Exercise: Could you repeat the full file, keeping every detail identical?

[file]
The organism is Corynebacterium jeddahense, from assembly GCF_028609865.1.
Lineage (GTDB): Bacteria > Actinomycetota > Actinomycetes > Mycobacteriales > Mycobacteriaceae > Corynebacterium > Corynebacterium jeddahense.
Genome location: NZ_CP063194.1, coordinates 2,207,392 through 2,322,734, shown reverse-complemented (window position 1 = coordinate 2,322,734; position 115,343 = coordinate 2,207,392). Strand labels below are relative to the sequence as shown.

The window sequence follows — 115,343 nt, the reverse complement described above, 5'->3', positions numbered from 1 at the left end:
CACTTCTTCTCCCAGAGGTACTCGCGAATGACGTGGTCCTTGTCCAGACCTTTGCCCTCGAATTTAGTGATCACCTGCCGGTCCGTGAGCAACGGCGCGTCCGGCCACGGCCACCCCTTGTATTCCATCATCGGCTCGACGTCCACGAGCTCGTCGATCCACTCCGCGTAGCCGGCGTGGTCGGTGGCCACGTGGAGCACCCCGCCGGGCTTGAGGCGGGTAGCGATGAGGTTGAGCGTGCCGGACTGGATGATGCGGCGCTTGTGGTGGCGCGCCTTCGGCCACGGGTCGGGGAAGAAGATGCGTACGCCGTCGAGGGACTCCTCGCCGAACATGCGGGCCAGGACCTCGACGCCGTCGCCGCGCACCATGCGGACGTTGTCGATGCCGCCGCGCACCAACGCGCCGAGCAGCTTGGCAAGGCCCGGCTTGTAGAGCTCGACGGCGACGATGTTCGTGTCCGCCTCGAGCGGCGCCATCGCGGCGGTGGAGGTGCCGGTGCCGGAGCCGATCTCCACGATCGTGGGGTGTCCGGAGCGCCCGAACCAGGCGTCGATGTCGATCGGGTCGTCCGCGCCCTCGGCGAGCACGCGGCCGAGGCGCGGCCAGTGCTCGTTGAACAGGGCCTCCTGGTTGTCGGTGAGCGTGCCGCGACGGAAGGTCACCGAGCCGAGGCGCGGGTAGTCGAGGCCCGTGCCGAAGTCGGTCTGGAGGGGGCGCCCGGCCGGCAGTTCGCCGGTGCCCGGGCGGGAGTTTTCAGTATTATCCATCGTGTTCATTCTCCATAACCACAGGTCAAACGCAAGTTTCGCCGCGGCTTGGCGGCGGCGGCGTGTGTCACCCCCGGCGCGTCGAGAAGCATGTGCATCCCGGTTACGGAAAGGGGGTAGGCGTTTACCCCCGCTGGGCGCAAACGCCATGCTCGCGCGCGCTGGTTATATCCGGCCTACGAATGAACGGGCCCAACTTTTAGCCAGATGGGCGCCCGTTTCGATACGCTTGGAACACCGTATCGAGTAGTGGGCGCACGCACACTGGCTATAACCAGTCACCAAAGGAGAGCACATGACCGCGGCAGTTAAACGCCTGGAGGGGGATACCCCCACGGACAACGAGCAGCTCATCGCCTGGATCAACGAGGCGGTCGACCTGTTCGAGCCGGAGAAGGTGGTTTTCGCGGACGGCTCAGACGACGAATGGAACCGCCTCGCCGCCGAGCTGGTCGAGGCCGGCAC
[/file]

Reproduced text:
The organism is Corynebacterium jeddahense, from assembly GCF_028609865.1.
Lineage (GTDB): Bacteria > Actinomycetota > Actinomycetes > Mycobacteriales > Mycobacteriaceae > Corynebacterium > Corynebacterium jeddahense.
Genome location: NZ_CP063194.1, coordinates 2,207,392 through 2,322,734, shown reverse-complemented (window position 1 = coordinate 2,322,734; position 115,343 = coordinate 2,207,392). Strand labels below are relative to the sequence as shown.

The window sequence follows — 115,343 nt, the reverse complement described above, 5'->3', positions numbered from 1 at the left end:
CACTTCTTCTCCCAGAGGTACTCGCGAATGACGTGGTCCTTGTCCAGACCTTTGCCCTCGAATTTAGTGATCACCTGCCGGTCCGTGAGCAACGGCGCGTCCGGCCACGGCCACCCCTTGTATTCCATCATCGGCTCGACGTCCACGAGCTCGTCGATCCACTCCGCGTAGCCGGCGTGGTCGGTGGCCACGTGGAGCACCCCGCCGGGCTTGAGGCGGGTAGCGATGAGGTTGAGCGTGCCGGACTGGATGATGCGGCGCTTGTGGTGGCGCGCCTTCGGCCACGGGTCGGGGAAGAAGATGCGTACGCCGTCGAGGGACTCCTCGCCGAACATGCGGGCCAGGACCTCGACGCCGTCGCCGCGCACCATGCGGACGTTGTCGATGCCGCCGCGCACCAACGCGCCGAGCAGCTTGGCAAGGCCCGGCTTGTAGAGCTCGACGGCGACGATGTTCGTGTCCGCCTCGAGCGGCGCCATCGCGGCGGTGGAGGTGCCGGTGCCGGAGCCGATCTCCACGATCGTGGGGTGTCCGGAGCGCCCGAACCAGGCGTCGATGTCGATCGGGTCGTCCGCGCCCTCGGCGAGCACGCGGCCGAGGCGCGGCCAGTGCTCGTTGAACAGGGCCTCCTGGTTGTCGGTGAGCGTGCCGCGACGGAAGGTCACCGAGCCGAGGCGCGGGTAGTCGAGGCCCGTGCCGAAGTCGGTCTGGAGGGGGCGCCCGGCCGGCAGTTCGCCGGTGCCCGGGCGGGAGTTTTCAGTATTATCCATCGTGTTCATTCTCCATAACCACAGGTCAAACGCAAGTTTCGCCGCGGCTTGGCGGCGGCGGCGTGTGTCACCCCCGGCGCGTCGAGAAGCATGTGCATCCCGGTTACGGAAAGGGGGTAGGCGTTTACCCCCGCTGGGCGCAAACGCCATGCTCGCGCGCGCTGGTTATATCCGGCCTACGAATGAACGGGCCCAACTTTTAGCCAGATGGGCGCCCGTTTCGATACGCTTGGAACACCGTATCGAGTAGTGGGCGCACGCACACTGGCTATAACCAGTCACCAAAGGAGAGCACATGACCGCGGCAGTTAAACGCCTGGAGGGGGATACCCCCACGGACAACGAGCAGCTCATCGCCTGGATCAACGAGGCGGTCGACCTGTTCGAGCCGGAGAAGGTGGTTTTCGCGGACGGCTCAGACGACGAATGGAACCGCCTCGCCGCCGAGCTGGTCGAGGCCGGCAC